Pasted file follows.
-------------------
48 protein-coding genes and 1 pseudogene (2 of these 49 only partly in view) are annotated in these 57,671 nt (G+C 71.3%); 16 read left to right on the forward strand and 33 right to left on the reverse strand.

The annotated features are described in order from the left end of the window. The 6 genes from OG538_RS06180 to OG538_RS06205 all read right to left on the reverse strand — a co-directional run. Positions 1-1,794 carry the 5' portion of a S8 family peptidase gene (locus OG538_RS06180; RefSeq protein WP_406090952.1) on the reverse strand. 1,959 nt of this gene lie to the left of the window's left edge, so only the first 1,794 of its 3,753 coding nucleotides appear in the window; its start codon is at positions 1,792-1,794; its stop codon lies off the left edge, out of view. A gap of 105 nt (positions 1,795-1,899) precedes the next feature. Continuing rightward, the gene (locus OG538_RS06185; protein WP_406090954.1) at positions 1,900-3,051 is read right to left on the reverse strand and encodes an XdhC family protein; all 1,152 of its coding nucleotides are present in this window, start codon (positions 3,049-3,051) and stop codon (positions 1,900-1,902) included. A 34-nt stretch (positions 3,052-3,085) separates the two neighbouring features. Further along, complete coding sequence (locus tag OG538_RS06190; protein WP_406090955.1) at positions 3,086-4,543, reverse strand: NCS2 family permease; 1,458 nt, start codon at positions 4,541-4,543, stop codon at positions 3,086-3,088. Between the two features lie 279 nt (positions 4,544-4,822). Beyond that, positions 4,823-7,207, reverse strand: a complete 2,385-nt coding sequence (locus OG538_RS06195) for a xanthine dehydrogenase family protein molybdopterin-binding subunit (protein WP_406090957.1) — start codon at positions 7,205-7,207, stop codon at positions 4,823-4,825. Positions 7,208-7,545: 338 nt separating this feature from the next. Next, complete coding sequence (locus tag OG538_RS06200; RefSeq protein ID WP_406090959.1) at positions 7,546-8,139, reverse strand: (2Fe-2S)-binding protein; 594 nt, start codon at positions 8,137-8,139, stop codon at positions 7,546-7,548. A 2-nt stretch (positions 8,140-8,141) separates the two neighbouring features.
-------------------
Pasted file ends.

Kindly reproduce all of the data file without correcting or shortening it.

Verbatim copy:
48 protein-coding genes and 1 pseudogene (2 of these 49 only partly in view) are annotated in these 57,671 nt (G+C 71.3%); 16 read left to right on the forward strand and 33 right to left on the reverse strand.

The annotated features are described in order from the left end of the window. The 6 genes from OG538_RS06180 to OG538_RS06205 all read right to left on the reverse strand — a co-directional run. Positions 1-1,794 carry the 5' portion of a S8 family peptidase gene (locus OG538_RS06180; RefSeq protein WP_406090952.1) on the reverse strand. 1,959 nt of this gene lie to the left of the window's left edge, so only the first 1,794 of its 3,753 coding nucleotides appear in the window; its start codon is at positions 1,792-1,794; its stop codon lies off the left edge, out of view. A gap of 105 nt (positions 1,795-1,899) precedes the next feature. Continuing rightward, the gene (locus OG538_RS06185; protein WP_406090954.1) at positions 1,900-3,051 is read right to left on the reverse strand and encodes an XdhC family protein; all 1,152 of its coding nucleotides are present in this window, start codon (positions 3,049-3,051) and stop codon (positions 1,900-1,902) included. A 34-nt stretch (positions 3,052-3,085) separates the two neighbouring features. Further along, complete coding sequence (locus tag OG538_RS06190; protein WP_406090955.1) at positions 3,086-4,543, reverse strand: NCS2 family permease; 1,458 nt, start codon at positions 4,541-4,543, stop codon at positions 3,086-3,088. Between the two features lie 279 nt (positions 4,544-4,822). Beyond that, positions 4,823-7,207, reverse strand: a complete 2,385-nt coding sequence (locus OG538_RS06195) for a xanthine dehydrogenase family protein molybdopterin-binding subunit (protein WP_406090957.1) — start codon at positions 7,205-7,207, stop codon at positions 4,823-4,825. Positions 7,208-7,545: 338 nt separating this feature from the next. Next, complete coding sequence (locus tag OG538_RS06200; RefSeq protein ID WP_406090959.1) at positions 7,546-8,139, reverse strand: (2Fe-2S)-binding protein; 594 nt, start codon at positions 8,137-8,139, stop codon at positions 7,546-7,548. A 2-nt stretch (positions 8,140-8,141) separates the two neighbouring features.